Take your expert goggles off

by SamuelWood on 08/28/2015

The common issue that’s rarely spoken about. At first I wasn’t going to post this because I wasn’t quite sure how to tie it all together.


So recently I realised I know quite a few ridiculously talented individuals who tend to undervalue their skill in relation to others.. e.g. they view their skill as ‘common sense’.

This causes people to dramatically undervalue what they are bringing to the table. I’ve coined the term “Expert Goggles”. This is looking at things from your industries perspective rather than your customers perspective (the average joe).

The thing everyone forgets is that being an “expert” is all relative. A person who uses social media every day may not be an expert when compared to someone who works in the social media industry. However it can be argued that the same person could be considered an expert when compared to someone who is computer illiterate.

“When you’ve been doing something for so long that it’s now second nature, you tend to take it for granted.” 

The thing to note here is that you only have to be marginally better than someone else to offer them a service they will be happy to pay for. Expert Goggles occur when people overlook this fact and always try to impress people who are at a similar or higher level to themselves. This leads to someone not having confidence in the service they’re offering.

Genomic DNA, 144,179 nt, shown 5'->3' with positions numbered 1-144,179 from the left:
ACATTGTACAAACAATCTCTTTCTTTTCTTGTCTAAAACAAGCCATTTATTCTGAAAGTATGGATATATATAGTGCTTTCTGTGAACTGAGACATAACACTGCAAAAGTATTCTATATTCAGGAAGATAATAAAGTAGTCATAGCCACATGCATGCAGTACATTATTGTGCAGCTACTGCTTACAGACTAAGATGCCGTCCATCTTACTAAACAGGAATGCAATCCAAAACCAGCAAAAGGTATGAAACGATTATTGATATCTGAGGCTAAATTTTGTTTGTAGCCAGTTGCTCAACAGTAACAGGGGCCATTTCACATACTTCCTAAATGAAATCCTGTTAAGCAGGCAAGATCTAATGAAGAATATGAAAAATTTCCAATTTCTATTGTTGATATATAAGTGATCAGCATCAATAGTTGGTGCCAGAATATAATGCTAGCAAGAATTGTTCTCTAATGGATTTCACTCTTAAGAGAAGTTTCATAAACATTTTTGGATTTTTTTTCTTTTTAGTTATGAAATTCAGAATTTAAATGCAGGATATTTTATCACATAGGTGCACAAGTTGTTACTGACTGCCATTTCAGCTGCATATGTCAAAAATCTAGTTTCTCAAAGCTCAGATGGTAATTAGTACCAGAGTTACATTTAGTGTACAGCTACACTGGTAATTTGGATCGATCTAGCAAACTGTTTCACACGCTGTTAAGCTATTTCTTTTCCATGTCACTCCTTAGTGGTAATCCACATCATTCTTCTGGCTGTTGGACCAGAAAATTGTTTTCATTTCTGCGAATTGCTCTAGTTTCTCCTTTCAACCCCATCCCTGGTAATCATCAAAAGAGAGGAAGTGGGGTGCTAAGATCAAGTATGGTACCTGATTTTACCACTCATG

“This is where you have a sick talent that your customers value… but you look at that skill as common sense because you know people who are far better than yourself in your industry.”

“The more you know, the more you know what you don’t know”

As you get better and better in your particular field. You learn more about what you don’t know. This causes you to see the gaps in your work and where it can be improved. This leads to you doubting your work. However what most people don’t realise is that these ‘flaws’ are invisible to the average person.

Do you feel uneasy charging for your talent?

Maybe you’re an artist that loves to draw but aren’t confident enough to charge people for what you would consider a glorified doodle. Maybe you’re a wiz kid that’s been fiddling with computers since a toddler and cant see why someone would pay you for basic help… the list goes on

As Ali Luke said:

Whatever it is you do (or want to do), you need to realise that

  1. You are good at this
  2. There are a lot of people who cannot do what you do and who are more than happy to pay you